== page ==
James Tabor writes –
In the references below I have put these interpolative elements bold italicized brackets. This exercise strongly suggests that these are later additions to an original Jewish text inserted to “Christianize” a book that in its origins had nothing to do with Jesus. This is a rather astounding phenomenon and once one sees it it seems clear that the underlying original text remains intact and makes complete sense without these references:
His exercise is remarkably mundane and based on the same subjective movements employed in the Q camp. We simply have no hard evidence of a ‘pre-Christian’ apocalypse in Revelation.
Tabor’s argument has merit and I would have no disagreement with those who can see such things. My only real disagreement is drawing too fine a line between Judaism and Christianity at the stage when this was written and implying early Jewish believers in Jesus ‘Christianized’ pre-existing documents. Like the Didache, Revelation would be leftovers. Well, a basic core of it anyway.
Sidenote – several scholars see in the Didache a pre-existing document likely used by later believers in their worship. Not to draw too close to anachronistic imagery here, but Wesley used the 39 Articles of Religion from the Anglican Church to draw up his 25 Articles of Religion for Methodists groups. Wesley was not yet independent, but remained Anglican. He simply used what he had and what was familiar.
As I have previously stated, my position on Revelation is that it is built on Psalm 2. I further believe ancient liturgical practices are incorporated inside of Revelation. Fitting, I believe, since Psalm 2 and liturgy would most likely go together. Jewish believers in Jesus, like they do with other works, would see a natural enough structure to give them something to use to build their new community. After all, they aren’t really separated from Judaism of the time. It is possible the Jewish author, one who believed in Jesus, took a pre-existing liturgical document and made use of it for his community. It was familiar, safe, and served his theological purpose. The pre-existing document, a pre-midrash of Psalm 2, fitted nicely with Jesus becoming enthroned as the Lamb. And remember, any such pre-existing document would not necessarily not belong to the new group, especially if they saw themselves in continuity with Moses and the Prophets.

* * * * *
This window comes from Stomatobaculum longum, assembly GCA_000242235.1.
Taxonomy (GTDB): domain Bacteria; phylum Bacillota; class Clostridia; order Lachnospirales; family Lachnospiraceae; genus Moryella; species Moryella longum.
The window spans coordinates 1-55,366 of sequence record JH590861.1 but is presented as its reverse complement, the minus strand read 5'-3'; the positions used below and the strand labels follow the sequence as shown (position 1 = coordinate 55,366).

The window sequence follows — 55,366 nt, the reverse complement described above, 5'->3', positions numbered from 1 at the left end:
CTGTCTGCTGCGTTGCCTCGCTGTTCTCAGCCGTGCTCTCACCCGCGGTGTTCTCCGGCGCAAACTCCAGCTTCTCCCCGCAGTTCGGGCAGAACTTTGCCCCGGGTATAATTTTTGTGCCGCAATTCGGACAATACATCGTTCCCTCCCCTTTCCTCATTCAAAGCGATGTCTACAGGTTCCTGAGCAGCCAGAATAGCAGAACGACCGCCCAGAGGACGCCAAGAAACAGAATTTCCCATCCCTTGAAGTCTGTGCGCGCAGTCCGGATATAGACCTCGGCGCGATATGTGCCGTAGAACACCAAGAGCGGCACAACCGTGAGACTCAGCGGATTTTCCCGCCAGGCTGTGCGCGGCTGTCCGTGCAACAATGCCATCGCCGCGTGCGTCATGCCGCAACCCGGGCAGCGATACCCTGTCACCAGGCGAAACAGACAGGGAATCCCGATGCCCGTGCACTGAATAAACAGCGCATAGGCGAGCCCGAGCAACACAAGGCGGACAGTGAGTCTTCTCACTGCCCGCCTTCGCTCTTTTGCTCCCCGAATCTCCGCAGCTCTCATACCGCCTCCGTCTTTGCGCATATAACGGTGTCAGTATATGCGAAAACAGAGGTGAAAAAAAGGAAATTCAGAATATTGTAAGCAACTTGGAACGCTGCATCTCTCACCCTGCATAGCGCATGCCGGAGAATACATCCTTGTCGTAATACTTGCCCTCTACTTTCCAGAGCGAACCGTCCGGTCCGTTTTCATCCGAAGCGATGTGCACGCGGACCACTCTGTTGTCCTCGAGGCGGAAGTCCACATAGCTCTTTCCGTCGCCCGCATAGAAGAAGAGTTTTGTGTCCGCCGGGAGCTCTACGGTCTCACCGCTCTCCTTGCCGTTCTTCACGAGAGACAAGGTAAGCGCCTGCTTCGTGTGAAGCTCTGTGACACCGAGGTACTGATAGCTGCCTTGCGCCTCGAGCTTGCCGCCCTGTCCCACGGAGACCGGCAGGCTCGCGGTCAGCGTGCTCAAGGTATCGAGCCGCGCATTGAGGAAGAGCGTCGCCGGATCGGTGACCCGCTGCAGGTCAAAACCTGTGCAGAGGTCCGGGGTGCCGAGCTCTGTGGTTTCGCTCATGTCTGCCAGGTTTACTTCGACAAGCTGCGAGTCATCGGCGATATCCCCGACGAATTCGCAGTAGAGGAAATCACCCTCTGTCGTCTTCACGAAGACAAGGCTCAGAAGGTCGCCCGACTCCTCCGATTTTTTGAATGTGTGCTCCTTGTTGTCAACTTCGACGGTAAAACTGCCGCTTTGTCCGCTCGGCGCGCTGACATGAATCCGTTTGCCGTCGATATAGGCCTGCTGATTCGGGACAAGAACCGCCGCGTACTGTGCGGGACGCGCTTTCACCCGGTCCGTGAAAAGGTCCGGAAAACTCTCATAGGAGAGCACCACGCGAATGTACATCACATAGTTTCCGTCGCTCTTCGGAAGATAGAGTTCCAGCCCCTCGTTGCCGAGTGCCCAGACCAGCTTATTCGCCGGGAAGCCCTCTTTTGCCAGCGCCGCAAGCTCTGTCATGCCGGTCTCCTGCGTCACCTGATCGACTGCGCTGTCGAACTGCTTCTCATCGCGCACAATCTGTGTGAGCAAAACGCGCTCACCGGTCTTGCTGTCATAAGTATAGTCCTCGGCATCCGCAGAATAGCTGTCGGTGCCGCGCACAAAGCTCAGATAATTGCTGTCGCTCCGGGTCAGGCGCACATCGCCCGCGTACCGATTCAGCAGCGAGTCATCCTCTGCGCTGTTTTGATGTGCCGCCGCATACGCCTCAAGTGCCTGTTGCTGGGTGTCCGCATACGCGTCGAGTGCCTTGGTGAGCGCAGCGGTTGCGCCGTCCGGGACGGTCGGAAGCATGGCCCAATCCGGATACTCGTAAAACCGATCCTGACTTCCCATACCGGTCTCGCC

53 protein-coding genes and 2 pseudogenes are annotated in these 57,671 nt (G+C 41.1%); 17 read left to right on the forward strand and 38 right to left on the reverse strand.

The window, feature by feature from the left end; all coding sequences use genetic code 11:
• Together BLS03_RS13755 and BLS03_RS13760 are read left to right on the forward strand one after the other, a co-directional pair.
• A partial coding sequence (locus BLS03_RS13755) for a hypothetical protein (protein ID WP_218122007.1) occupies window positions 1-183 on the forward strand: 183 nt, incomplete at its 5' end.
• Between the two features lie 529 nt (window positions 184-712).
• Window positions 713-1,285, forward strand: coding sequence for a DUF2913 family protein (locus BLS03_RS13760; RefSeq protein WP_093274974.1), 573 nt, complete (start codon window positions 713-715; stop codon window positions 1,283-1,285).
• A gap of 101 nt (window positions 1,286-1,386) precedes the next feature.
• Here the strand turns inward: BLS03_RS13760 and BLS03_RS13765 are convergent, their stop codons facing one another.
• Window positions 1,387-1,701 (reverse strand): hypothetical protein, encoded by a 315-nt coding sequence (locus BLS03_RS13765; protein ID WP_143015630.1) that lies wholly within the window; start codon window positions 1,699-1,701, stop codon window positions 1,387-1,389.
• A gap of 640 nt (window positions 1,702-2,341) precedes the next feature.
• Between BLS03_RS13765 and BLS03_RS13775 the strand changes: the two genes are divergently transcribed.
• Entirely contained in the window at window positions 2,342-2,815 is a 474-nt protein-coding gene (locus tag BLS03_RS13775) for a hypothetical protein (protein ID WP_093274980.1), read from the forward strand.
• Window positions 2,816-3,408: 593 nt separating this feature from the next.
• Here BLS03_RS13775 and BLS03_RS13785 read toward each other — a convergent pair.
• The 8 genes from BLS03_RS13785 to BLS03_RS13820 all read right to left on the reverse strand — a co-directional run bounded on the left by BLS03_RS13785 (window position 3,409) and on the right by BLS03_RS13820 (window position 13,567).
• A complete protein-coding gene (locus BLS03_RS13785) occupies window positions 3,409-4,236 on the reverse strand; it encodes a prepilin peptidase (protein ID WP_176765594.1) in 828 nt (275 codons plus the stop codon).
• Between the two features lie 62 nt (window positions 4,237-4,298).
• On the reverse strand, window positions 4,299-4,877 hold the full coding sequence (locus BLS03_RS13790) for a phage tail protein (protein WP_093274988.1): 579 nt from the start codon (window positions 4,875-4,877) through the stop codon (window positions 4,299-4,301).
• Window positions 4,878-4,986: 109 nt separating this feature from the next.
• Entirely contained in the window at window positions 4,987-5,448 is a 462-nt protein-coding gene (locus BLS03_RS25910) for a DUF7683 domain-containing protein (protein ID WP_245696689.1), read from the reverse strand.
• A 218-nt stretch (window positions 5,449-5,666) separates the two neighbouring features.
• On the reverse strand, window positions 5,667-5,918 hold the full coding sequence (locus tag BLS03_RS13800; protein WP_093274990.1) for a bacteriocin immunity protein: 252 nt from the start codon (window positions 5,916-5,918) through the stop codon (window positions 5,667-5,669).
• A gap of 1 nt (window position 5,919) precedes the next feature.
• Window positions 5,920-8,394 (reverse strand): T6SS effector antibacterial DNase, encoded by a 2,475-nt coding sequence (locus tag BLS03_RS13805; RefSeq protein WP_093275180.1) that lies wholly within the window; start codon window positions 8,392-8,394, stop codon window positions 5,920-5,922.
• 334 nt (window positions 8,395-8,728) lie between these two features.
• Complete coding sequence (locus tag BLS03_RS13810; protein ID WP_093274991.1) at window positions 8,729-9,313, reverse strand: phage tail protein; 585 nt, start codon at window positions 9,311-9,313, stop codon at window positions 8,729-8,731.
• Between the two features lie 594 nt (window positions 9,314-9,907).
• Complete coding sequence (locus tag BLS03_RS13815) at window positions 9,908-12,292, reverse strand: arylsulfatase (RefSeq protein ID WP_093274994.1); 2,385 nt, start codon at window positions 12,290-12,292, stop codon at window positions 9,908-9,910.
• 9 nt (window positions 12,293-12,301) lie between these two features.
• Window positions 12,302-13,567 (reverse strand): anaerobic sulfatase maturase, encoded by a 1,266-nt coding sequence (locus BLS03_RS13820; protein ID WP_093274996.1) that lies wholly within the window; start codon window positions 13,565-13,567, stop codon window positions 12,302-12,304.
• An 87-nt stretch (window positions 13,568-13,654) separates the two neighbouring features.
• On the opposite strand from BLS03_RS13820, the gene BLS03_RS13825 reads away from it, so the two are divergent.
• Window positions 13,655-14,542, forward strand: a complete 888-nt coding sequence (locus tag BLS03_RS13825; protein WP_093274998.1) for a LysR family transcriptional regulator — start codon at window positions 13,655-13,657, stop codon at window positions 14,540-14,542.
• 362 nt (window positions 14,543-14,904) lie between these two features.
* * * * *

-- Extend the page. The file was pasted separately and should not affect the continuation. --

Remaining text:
It wasn’t ‘Christanized;’ it was reworked to include the new order of things.
In other words, we shouldn’t really call works ‘Christian’ until we get to certain times in the 2nd century nor should we assume there was an agenda to ‘Christianize’ Jewish documents. This is anachronistic.
So, while we may have a pre-existing core, we cannot really say it is Jewish and the added material is Christian. Such a dichotomy likely did not exist at the time. Rather, we have a pre-existing liturgical framework Jewish believers in Jesus used to plug in their theological statements. I do not, however, believe we can easily remove the core, if there is really a core, from the overlaying layers.
As far as the author, I am not as convinced as some the name ‘John’ is not the author’s real name. I mean, Mark is but a surname.
- Eucharist: From Jewish Meal to Christian Meal (vatikos.wordpress.com)